Free your mind: 4 lifestyle changes for your better mental health


  • Mind
  • Tuesday, 15 Oct 2019

Eating more vegetables and fruits – and less junk food – will help prevent a downturn in your mental state. — AFP

Oct 10 marked World Mental Health Day, which is celebrated every year to help raise awareness and support of mental health issues around the world. To help you take care of your mental health, we’ve rounded up four lifestyle changes that can be easily made to boost your mental well-being.

Give up alcohol

A new study published in 2019, which looked at 10,386 adults, found that men and women who were lifetime abstainers from alcohol had the highest level of mental well-being at the start of the study.

Women who were moderate drinkers – defined as seven drinks or less a week – or who quit drinking during the study, also benefited from a boost to their mental health, with levels of mental well-being close to those of lifetime abstainers within four years of quitting.

Cut down on social media

With the rise of social media, many studies have looked into its effect on our mental health. A British study that surveyed 12,866 teens aged 13 to 16 found that checking one’s phone several times a day was associated with lower mental well-being. This was especially so in girls, possibly due to social media use affecting sleep and physical activity, which are linked with improved mental health.

Meanwhile, a US study that looked at adults who spent one hour a day on Facebook found that those who quit the social media site not only reported feeling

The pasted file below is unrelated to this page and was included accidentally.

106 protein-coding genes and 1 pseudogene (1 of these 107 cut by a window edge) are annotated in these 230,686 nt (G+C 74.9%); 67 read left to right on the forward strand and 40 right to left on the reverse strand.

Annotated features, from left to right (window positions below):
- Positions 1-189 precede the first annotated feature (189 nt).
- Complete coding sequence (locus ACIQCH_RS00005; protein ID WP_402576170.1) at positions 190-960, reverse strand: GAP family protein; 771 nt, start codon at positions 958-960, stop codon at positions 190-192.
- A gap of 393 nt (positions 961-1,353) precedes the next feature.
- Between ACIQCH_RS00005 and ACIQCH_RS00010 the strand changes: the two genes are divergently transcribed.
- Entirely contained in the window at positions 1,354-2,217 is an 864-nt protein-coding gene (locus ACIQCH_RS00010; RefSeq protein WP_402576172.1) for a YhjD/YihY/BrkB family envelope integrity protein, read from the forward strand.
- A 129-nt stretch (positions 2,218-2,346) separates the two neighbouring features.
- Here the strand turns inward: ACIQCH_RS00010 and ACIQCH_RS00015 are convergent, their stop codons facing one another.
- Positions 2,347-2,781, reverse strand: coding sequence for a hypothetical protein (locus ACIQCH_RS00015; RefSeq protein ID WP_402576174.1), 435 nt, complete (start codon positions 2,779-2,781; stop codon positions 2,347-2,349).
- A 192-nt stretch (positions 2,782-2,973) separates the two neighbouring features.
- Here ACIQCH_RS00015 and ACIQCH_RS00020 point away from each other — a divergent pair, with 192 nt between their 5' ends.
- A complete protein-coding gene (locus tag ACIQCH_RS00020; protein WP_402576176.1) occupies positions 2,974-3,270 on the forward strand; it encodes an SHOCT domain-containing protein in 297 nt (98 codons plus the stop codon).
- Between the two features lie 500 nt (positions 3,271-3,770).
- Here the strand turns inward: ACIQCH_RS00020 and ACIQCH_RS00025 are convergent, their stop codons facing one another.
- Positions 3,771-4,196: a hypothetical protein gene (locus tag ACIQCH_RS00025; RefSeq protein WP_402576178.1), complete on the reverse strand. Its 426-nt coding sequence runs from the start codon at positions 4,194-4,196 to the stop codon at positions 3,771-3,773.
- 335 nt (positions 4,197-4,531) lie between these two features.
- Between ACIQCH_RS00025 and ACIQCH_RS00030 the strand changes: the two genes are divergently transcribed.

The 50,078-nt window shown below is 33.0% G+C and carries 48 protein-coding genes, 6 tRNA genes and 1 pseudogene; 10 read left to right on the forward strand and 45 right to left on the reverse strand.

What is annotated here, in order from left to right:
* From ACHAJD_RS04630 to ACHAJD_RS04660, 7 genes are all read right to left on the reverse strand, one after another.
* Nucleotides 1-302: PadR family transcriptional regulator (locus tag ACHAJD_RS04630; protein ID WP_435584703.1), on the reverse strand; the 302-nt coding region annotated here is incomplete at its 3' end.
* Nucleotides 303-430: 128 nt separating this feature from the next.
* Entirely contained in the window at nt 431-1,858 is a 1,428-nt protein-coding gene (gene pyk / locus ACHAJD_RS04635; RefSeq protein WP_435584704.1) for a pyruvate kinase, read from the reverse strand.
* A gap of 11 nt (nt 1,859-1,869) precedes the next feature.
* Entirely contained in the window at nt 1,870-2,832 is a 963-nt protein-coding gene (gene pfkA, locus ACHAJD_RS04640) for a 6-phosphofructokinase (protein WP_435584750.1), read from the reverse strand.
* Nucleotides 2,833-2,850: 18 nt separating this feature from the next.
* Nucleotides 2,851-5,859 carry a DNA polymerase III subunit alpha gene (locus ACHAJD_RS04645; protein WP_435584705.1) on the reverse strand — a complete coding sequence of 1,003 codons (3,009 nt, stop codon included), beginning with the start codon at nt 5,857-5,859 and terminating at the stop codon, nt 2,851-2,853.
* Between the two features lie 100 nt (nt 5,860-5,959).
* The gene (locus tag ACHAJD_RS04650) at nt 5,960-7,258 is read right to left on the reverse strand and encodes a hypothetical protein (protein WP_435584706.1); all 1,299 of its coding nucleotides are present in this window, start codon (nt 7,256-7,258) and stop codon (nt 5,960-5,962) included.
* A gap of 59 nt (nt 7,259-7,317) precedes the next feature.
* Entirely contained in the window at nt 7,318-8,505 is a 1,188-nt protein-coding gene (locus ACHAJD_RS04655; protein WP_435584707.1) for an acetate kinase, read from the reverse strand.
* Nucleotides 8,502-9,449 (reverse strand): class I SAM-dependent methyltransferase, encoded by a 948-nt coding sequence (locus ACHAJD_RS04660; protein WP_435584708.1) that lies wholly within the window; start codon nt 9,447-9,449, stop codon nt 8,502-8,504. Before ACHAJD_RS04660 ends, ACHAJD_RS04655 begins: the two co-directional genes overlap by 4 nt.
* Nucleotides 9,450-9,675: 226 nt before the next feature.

happier, but also increased their time spent doing offline activities like actually socialising with family and friends.

More fruits and vegetables; less junk food

Increasing the amount of fruit and veg in your diet could also give your mental health a boost. In a study published this year, US researchers looked at data from 245,891 phone surveys and found that adults with a high consumption of fast food like fries and soft drinks, and a lower habit of eating of healthy meals including fruit and veg, were more likely to report symptoms of moderate or severe psychological distress.

The researchers said that the findings are in line with those from other studies in other countries that have found a similar link between diets and mental health.

Add a supplement

In addition to eating better, results published in September 2019 from the world’s largest review on nutritional supplements and mental health symptoms suggested that certain supplements could help with some mental health conditions, when taken in conjunction with conventional treatments.

The research, which looked at 33 meta-analyses with a total of 10,951 people, found strong evidence that omega-3 fatty acids could reduce depressive symptoms more than just antidepressants alone, and some evidence that the amino acid N-acetylcysteine could be beneficial for mood disorders and schizophrenia.

Certain folate supplements may also be effective for depression and schizophrenia. – AFP Relaxnews


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